Letter: ‘Thank You’ from Rotary Following Successful Lobsterfest

Editor,

The Rotary Club wishes to thank all those who participated in this year’s Lobsterfest, especially the New Canaan Historical Society for allowing us to hold it on their grounds, and all our many sponsors and ticket holders who came to help make it a lively, colorful and successful event. In addition to supporting many very worthy local organizations with our proceeds, we wish you to know that your continual support of us has reached deserving people well beyond our immediate area. In 1987, when there were 350,000 known cases of polio, Rotary International set out on a mission to help eradicate polio worldwide. Since then Rotarians, through their clubs across the globe, have all been contributing to this effort, so that four years ago there were only 359 recorded new cases anywhere, and last year only 21. This year, we understand that there have been no new recorded cases.

Did You Hear … ?

After years of anticipation, the vacant and deteriorating antique home at 4 Main St. finally has been sold, according to a property transfer recorded Wednesday in the Town Clerk’s office. Arnold Karp bought the ca. 1780-built Greek Revival from James Talbot for $810,000. ***

State officials this week voted in favor of a recommendation from counsel for the Connecticut Freedom of Information Commission, finding that the town broke the law by withholding a draft document of the New Canaan Planning & Zoning Commission.

‘This Is a Massive Building’: Neighbors Voice Concerns Over Proposed Athletic Facility at New Canaan Country School

Saying a proposed new athletic facility at New Canaan Country School would loom too close to their property line as currently envisioned, neighbors of the private Frogtown Road institution are calling on officials to deny an application now before the town. To be located east and a bit further away from Frogtown Road from an existing and outdated facility that will be razed, the new structure would sit 40 feet from the eastern property line—a distance that, though it technically meets the setback requirement of 35 feet laid out in the New Canaan Zoning Regulations, is at “astonishingly close range” to the residential property that’s been in George Moore’s family since about 1938, he said. “We respectfully ask that the New Canaan Planning & Zoning board reject this proposal,” Moore told members of the P&Z Commission at their Jan. 30 regular meeting, held at Town Hall. “We feel like this is a real affront to our family’s property and property value.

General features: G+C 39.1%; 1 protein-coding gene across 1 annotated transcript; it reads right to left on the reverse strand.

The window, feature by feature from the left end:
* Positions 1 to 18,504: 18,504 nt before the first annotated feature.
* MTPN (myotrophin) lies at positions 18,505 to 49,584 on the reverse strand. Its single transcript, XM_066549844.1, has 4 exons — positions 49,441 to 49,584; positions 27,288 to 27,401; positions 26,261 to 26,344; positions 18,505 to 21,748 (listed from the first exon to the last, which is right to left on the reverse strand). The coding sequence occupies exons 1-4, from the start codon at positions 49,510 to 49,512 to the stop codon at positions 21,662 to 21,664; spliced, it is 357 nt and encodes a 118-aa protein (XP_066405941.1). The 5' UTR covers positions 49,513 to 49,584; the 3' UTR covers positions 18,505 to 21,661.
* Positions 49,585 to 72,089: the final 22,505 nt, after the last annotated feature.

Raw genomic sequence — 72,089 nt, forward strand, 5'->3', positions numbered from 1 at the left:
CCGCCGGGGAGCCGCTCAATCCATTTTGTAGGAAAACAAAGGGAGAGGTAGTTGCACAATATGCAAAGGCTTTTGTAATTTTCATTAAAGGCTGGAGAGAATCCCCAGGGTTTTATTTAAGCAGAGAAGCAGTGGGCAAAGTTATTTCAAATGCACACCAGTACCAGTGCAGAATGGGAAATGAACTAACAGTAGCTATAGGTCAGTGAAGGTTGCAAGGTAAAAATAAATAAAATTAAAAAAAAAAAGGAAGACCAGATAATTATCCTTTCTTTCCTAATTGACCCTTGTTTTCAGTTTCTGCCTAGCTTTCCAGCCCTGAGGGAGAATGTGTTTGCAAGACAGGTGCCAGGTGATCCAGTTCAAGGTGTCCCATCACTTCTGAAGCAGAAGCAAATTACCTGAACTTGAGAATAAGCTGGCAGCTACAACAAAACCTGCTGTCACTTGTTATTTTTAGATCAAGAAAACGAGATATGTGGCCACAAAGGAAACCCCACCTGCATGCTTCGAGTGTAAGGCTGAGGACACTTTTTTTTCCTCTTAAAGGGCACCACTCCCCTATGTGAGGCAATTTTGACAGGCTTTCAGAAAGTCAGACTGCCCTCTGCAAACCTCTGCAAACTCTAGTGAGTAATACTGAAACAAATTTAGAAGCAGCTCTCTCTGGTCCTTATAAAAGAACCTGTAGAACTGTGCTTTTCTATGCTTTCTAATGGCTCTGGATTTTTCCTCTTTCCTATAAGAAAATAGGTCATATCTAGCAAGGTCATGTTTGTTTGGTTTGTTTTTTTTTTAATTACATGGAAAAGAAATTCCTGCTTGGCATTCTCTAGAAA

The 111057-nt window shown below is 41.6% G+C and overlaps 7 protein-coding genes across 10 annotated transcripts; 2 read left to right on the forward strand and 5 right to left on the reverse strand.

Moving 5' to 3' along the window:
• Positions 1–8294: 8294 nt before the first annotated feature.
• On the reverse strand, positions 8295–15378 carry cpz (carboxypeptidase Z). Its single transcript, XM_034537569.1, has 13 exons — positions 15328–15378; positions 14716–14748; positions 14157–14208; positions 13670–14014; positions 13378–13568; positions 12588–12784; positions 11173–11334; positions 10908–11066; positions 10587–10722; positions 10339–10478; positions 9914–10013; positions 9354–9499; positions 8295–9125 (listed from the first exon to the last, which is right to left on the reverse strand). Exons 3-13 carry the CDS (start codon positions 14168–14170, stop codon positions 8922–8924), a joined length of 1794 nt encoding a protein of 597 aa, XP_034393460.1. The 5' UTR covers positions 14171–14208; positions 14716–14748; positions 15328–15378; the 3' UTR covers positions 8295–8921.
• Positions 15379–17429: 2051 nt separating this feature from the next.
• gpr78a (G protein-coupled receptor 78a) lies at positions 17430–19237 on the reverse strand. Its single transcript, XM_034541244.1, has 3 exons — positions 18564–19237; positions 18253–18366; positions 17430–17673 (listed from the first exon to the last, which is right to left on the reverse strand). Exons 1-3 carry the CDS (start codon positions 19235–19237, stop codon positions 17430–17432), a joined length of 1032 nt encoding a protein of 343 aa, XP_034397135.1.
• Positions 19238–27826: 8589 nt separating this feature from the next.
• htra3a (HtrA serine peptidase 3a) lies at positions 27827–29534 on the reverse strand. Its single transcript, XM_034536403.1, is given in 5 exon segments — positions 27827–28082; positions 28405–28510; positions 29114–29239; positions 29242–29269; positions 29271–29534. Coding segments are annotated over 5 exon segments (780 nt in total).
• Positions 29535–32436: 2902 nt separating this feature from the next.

Despite Calls To Slow Down, Town Council by 7-3 Vote Approves Redesign of ‘Parterre Garden’ at Waveny

Thanking the volunteers who conceived of the plan and vowed to fund it—and despite opposition from some professional landscape architects—New Canaan’s legislative body on Wednesday night voted in favor of a redesign of a prominent garden at Waveny. The Town Council—New Canaan’s land use authority—at its special meeting voted 7-3 in favor of what some have called a “substantial redesign” of the parterre or “upper garden” at the beloved town park, though a national organization and prominent local landscape architect cautioned against a hasty approval. During an emotionally charged meeting at Town Hall, councilmen expressed regret that the two parties holding different opinions on what is best for the garden—the New Canaan Garden Club on one side with the redesign, and Keith Simpson Associates and a Washington, D.C.-based coalition on the other, advocating for a historic restoration—could not find a middle ground. Councilman Joe Paladino said he would like to see an “expanded dialogue” between the two sides—calling the Garden Club “an agency with decades and decades” of service to the town, and Simpson himself “an individual with hundreds and hundreds of hours that have benefitted our town.”

Yet a respectful exchange of ideas did not appear to be forthcoming, and the Town Council after some discussion approved the Garden Club’s plan. Those voting in favor included Chairman John Engel, Vice Chairmen Sven Englund and Rich Townsend, Steve Karl, Christa Kenin, Cristina A. Ross and Liz Donovan.

Officials Weigh New Parking, Traffic Proposal for Mead Park

Town officials are weighing a proposed parking and traffic plan for Mead Park that would preserve its one-way entrance and exit while making other major changes to how and where motorists can go and pull in. Under a proposal from local landscape architecture firm Keith E. Simpson Associates, traffic in the first long area that motorists enter from Park Street would become two-way, while the often-disregarded traffic island in the center of the park would be re-shaped so that it’s more intuitive to motorists, and new curbing would come to a second traffic island near the Apple Cart at Mead Park Lodge so that nobody parks directly on top of it. During a Nov. 8 presentation to the Parks & Recreation Commission, the firm’s Bill Pollack said it was possible to have 90-degree parking for the long stretch along the pond, though some officials said they’d prefer to have more comfortable angled parking there, even if it means losing some spaces. Commissioner Francesca Segalas said she would prefer angled parking because it’s far easier to open a front door “because the front of the next car is not even next to you.”

The proposal also calls for new parallel parking spaces beyond the right-field wall of the large baseball field, new directional arrows on the pavement and crosshatched areas between newly designated handicapped spaces and fire lanes.